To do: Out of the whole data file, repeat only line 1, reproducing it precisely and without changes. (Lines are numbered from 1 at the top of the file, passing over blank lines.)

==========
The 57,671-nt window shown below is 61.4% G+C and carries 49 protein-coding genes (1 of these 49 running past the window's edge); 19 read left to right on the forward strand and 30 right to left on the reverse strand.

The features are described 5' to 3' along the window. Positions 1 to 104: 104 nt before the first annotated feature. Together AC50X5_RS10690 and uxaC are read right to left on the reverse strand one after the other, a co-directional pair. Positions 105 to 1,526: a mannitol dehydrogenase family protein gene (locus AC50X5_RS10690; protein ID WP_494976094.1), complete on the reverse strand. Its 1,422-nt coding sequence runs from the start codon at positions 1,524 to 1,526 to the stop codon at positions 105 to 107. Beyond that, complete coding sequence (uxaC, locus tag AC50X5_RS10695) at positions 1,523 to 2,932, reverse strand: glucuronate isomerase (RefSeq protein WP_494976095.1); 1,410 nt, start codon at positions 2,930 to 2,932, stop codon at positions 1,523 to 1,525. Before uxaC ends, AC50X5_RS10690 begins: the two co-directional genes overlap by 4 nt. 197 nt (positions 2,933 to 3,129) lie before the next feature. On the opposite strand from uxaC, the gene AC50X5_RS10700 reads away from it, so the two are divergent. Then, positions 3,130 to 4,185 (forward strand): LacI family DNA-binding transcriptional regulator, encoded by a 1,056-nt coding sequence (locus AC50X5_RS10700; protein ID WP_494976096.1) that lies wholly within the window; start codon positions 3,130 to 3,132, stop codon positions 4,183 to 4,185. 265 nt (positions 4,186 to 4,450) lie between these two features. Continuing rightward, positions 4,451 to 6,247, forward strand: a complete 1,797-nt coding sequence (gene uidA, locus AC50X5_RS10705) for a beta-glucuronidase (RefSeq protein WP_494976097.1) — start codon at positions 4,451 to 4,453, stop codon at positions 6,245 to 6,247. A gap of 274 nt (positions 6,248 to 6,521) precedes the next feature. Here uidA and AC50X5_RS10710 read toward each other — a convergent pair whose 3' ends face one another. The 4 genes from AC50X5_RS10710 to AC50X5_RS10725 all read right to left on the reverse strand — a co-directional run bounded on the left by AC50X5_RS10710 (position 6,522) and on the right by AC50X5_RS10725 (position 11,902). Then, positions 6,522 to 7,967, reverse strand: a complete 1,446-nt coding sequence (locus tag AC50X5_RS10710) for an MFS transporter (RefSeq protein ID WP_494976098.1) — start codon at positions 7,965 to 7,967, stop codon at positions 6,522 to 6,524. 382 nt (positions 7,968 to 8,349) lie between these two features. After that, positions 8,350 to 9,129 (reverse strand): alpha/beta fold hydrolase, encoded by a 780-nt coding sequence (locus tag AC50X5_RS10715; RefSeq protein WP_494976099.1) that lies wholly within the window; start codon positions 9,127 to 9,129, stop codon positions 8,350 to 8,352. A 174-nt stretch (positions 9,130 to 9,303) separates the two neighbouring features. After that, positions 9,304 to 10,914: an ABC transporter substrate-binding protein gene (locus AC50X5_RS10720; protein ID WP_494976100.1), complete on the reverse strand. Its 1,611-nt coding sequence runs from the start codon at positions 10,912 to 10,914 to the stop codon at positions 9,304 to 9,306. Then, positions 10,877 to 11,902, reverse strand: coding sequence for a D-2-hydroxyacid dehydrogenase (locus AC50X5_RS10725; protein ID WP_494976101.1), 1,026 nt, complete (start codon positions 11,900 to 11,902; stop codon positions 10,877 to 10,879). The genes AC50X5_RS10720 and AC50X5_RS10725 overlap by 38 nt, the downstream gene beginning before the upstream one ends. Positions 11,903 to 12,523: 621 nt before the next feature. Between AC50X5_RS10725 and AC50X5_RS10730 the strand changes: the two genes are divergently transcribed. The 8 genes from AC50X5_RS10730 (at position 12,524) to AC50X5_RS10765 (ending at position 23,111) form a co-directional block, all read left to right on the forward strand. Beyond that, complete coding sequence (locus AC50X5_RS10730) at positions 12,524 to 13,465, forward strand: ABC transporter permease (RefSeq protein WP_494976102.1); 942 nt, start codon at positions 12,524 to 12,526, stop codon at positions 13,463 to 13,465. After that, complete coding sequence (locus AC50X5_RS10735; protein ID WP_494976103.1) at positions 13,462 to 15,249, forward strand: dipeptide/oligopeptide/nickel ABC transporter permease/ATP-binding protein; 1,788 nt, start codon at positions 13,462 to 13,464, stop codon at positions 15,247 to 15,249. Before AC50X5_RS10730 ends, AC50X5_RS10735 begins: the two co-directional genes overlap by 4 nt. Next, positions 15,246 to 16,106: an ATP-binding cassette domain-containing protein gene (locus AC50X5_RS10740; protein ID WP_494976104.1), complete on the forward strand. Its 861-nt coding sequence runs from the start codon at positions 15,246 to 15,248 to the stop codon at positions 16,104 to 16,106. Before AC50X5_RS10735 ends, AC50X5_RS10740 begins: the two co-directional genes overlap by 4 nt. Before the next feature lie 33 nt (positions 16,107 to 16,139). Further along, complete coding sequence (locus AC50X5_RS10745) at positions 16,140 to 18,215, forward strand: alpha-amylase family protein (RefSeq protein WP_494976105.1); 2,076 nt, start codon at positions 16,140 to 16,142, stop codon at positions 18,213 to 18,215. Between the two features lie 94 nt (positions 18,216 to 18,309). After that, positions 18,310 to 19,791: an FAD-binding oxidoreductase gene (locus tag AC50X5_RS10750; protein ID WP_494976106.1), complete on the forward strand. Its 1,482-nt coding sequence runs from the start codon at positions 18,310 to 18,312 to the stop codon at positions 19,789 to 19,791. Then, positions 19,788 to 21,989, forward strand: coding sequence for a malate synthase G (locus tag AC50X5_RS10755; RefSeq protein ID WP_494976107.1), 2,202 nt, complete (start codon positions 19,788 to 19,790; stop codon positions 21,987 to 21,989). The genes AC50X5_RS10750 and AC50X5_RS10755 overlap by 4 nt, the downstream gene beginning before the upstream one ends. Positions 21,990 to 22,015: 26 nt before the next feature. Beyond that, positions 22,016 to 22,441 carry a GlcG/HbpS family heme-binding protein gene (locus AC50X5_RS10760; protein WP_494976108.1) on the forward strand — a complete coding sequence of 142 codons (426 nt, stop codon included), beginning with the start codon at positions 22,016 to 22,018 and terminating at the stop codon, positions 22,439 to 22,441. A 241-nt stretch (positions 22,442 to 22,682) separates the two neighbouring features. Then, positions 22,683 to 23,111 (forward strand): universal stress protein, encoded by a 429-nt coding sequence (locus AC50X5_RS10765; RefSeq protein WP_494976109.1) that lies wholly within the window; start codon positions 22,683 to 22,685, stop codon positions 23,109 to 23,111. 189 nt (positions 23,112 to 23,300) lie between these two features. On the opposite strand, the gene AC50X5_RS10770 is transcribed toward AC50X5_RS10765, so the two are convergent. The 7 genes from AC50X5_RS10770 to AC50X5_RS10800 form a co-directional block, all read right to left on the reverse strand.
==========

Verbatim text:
The 57,671-nt window shown below is 61.4% G+C and carries 49 protein-coding genes (1 of these 49 running past the window's edge); 19 read left to right on the forward strand and 30 right to left on the reverse strand.